My sister has cooked a big pot of Tehar (yellow rice) and is taking it to the SMHS hospital for attendants of patients who are stuck in hospital for the last eight days without food, money or clue. It is almost midnight now. I request her to let me also come to hospital.

“Yes, come; see yourself how bad it is there”. She responds. “We will drop you back on our way to home”.

I grab few biscuit packets to see if anybody needs it in the hospital.  There was no cooked food left in the kitchen.

Road to hospital is darker than the charcoal. Bunkers are silent with dim light bulbs on. Perhaps, security forces are tired and sleeping.

There is a mayhem at the gate of the big hospital of Srinagar. People are running here and there in desperation. Many volunteers are helping attendants and patients with food, medicine and services. Mostly, villagers are looked after by volunteers. Real glimpse of Kashmiriyat…..

Volunteers in green aprons are running with food, syringes and medicine. I see dream in the ocean of their eyes, dream which gives reason to live, fight and die.

Inside emergency ward, pain and cries are deafening.  Patients ask for help, attendants show helplessness and volunteers give them hope. Doctors come running. Nurses are worn out.

At the corner of the hospital is an old man who runs charity organization. He is enquiring from his volunteers if everybody in hospital is served food.  My sister takes the pot of Tehar and gives it to him. Youth volunteer takes pot in his custody.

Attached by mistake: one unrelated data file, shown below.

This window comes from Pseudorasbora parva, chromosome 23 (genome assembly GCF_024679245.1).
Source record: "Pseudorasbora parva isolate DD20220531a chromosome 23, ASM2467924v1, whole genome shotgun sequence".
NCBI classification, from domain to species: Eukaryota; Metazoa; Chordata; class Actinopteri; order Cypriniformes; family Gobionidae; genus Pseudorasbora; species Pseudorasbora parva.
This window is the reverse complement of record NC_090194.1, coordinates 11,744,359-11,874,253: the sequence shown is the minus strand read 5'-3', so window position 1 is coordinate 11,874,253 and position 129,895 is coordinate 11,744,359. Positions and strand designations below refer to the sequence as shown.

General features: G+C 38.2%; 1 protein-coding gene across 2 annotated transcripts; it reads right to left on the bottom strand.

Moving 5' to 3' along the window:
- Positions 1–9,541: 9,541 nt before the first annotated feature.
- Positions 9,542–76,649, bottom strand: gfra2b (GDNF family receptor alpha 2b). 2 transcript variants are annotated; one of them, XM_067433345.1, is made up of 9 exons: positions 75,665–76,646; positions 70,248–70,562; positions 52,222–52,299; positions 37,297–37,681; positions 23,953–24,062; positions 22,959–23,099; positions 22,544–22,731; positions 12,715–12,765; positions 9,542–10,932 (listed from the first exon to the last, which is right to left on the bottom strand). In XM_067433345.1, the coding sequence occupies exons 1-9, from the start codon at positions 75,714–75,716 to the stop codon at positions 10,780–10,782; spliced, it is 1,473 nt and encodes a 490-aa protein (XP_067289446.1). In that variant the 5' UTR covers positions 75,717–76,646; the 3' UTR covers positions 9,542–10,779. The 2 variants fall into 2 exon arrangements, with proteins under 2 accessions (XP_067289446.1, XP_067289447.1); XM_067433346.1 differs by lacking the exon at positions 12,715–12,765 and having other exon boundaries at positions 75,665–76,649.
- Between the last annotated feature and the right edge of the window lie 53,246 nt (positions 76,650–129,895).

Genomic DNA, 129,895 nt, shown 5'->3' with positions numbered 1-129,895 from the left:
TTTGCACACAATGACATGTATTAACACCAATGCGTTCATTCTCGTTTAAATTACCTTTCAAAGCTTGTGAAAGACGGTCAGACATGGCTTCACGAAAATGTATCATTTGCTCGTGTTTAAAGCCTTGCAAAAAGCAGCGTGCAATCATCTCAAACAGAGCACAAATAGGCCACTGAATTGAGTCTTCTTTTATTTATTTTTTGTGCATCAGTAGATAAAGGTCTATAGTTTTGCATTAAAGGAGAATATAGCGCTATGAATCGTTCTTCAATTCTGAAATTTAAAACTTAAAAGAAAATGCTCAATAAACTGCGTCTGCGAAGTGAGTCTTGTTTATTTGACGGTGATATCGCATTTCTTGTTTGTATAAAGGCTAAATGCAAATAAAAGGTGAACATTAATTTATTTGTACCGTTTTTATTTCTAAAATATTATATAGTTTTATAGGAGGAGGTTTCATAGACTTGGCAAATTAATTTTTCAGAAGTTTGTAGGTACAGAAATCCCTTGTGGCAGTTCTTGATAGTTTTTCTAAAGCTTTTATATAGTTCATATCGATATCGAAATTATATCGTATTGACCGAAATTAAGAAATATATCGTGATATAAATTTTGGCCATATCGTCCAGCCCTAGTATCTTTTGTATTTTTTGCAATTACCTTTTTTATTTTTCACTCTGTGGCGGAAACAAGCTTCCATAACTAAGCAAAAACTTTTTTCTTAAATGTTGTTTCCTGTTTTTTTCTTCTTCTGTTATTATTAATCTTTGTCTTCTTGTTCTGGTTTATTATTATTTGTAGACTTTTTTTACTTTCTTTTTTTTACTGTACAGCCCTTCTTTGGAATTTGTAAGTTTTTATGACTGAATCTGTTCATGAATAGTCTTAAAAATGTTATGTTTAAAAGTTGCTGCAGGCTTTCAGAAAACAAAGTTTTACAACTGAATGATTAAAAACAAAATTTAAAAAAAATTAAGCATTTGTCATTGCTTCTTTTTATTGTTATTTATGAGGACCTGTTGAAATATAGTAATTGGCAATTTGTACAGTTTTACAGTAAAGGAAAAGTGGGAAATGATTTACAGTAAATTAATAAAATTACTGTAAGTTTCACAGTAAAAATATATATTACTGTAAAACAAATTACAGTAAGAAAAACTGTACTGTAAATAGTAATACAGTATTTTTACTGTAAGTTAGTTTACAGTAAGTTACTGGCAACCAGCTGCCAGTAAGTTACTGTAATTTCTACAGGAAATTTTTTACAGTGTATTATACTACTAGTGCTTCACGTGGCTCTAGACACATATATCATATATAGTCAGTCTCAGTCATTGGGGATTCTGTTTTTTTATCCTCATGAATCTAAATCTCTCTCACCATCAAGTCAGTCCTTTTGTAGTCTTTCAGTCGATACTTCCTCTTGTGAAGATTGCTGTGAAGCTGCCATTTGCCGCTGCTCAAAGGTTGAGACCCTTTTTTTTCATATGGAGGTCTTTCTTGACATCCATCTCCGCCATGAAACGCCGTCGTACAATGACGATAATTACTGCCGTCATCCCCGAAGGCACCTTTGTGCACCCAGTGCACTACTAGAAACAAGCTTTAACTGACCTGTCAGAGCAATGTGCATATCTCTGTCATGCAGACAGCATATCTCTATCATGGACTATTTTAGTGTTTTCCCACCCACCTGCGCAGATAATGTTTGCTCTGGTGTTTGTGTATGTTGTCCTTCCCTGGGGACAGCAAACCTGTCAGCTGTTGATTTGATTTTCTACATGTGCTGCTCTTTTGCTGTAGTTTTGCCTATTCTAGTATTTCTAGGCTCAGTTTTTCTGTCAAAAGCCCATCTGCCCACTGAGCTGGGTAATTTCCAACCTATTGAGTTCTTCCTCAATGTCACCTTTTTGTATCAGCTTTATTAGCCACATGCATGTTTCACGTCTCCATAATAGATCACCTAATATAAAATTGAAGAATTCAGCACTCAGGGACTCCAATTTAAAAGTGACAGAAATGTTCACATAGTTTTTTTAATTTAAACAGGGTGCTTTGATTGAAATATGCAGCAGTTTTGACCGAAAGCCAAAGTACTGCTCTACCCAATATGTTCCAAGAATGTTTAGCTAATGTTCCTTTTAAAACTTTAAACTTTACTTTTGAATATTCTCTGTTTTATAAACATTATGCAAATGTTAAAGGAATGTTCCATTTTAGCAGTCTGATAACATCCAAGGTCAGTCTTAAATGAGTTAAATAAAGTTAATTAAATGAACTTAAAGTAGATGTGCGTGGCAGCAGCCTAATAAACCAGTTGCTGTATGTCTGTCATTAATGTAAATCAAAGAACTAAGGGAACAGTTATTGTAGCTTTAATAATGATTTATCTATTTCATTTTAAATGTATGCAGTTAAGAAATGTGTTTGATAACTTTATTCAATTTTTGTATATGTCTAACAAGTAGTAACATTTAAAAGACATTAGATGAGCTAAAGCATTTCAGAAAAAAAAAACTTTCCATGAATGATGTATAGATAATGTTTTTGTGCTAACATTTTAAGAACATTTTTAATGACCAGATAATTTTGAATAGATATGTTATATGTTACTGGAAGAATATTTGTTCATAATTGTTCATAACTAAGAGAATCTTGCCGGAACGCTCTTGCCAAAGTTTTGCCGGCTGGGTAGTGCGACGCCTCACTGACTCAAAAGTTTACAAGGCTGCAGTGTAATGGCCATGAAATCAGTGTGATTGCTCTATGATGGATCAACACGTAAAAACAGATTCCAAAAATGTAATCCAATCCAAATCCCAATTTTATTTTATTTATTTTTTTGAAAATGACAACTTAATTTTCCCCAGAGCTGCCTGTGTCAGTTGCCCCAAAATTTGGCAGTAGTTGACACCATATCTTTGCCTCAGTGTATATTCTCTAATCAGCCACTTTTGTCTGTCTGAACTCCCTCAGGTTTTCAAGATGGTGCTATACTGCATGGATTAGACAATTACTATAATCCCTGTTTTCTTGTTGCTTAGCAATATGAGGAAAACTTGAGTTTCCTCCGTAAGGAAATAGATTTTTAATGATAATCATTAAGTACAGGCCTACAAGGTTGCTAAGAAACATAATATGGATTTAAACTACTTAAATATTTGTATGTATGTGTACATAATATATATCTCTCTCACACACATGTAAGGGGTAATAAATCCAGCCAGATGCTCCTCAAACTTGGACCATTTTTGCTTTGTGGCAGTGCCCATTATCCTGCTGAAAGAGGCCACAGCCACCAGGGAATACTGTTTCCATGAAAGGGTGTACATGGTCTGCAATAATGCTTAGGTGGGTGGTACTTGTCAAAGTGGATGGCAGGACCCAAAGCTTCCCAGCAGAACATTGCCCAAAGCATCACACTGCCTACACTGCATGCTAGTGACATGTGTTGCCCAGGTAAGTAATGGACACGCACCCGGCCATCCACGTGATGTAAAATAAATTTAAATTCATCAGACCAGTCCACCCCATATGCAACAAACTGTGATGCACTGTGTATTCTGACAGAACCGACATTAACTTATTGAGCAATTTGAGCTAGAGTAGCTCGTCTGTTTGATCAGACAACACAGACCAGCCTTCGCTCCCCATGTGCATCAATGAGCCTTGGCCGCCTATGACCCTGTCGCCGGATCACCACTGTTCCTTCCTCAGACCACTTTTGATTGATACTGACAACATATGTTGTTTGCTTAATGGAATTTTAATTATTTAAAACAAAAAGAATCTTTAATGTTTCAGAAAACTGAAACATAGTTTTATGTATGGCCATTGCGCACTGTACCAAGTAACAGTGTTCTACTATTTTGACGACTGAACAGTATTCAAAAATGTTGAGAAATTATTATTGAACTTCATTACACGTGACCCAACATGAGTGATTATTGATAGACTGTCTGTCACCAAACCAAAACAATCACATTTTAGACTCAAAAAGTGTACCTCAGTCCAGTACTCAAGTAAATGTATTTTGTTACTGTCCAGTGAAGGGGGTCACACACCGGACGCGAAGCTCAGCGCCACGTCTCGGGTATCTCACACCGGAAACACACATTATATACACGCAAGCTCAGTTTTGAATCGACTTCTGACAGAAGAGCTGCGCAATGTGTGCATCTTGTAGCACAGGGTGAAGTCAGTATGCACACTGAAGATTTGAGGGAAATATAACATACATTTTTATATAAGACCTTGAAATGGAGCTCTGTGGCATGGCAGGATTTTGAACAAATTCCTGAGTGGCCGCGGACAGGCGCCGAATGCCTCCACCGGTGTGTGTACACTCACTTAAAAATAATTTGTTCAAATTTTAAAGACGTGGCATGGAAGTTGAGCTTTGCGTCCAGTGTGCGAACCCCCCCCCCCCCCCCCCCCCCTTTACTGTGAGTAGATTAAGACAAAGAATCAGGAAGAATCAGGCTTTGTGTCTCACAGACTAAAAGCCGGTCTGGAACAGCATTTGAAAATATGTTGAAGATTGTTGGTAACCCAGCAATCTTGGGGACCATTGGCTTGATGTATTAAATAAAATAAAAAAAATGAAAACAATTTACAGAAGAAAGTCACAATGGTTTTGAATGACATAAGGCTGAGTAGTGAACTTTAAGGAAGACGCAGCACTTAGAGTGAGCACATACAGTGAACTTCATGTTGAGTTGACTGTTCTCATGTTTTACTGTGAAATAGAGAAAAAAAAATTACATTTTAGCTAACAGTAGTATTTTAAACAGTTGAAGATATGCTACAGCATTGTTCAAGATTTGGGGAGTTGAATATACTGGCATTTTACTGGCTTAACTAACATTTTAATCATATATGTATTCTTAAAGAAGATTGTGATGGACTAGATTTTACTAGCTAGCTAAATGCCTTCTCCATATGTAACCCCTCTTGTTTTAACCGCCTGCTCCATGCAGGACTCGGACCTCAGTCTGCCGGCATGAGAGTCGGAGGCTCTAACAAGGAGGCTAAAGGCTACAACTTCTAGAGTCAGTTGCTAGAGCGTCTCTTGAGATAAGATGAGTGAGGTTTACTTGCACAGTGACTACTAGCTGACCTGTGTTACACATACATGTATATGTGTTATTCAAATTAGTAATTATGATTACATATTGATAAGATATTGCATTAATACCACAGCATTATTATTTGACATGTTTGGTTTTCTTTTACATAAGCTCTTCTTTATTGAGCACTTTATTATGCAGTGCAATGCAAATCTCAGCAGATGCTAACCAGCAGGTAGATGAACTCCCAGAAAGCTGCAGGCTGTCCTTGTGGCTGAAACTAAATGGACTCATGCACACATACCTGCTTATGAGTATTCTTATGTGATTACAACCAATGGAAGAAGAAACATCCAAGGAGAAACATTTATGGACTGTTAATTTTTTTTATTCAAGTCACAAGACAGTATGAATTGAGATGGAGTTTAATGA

Doctors are coming out of emergency room. I run towards them. I question about patients care, supply of medicine and number of doctors and nurses. They look positive but one of the senior doctors is saying, lifesaving drugs cannot sustain beyond few days and medical staff is very thin. “It will be difficult to run hospital with few doctors and stock of medicine supplies. We cannot play super heroes if the situation remains like this. Number of patients is increasing every day, pellet victims are coming in droves, and heart patients increase is alarming”.

Doctors are looking pale, lifeless and red eyed. They haven’t been able to sleep. They got stuck in hospital without rest since 4th august and have no clue about their own families or fraternity members.

Near the pharmacy counter, there is a long cue of people waiting not for medicine but for their turn to call their loved ones on mobile phone which belongs to a senior doctor and has left it here to give people a chance to talk to their children living outside the valley.

Many women are crying. Some get connected but most not. Few among them are leaving disappointed. I too wish to talk to my kids but dread to go there. Let these desolate women have a chance to speak to their kids but…. An elderly woman is trying to call her son who is on haj pilgrimage to Mecca…. she cannot get connected. She starts screaming…..

I come back to emergency ward and sit there. I plan to spend night with the patients who are alone and let me find out how they came here and how are they coping this nightmare Indian government has forced upon us. There are so many painful and heartbreaking stories which need a lot of courage to relate……..

Wait for another day…….

The writer is associated with Independent Urdu and author of “Lost in Terror”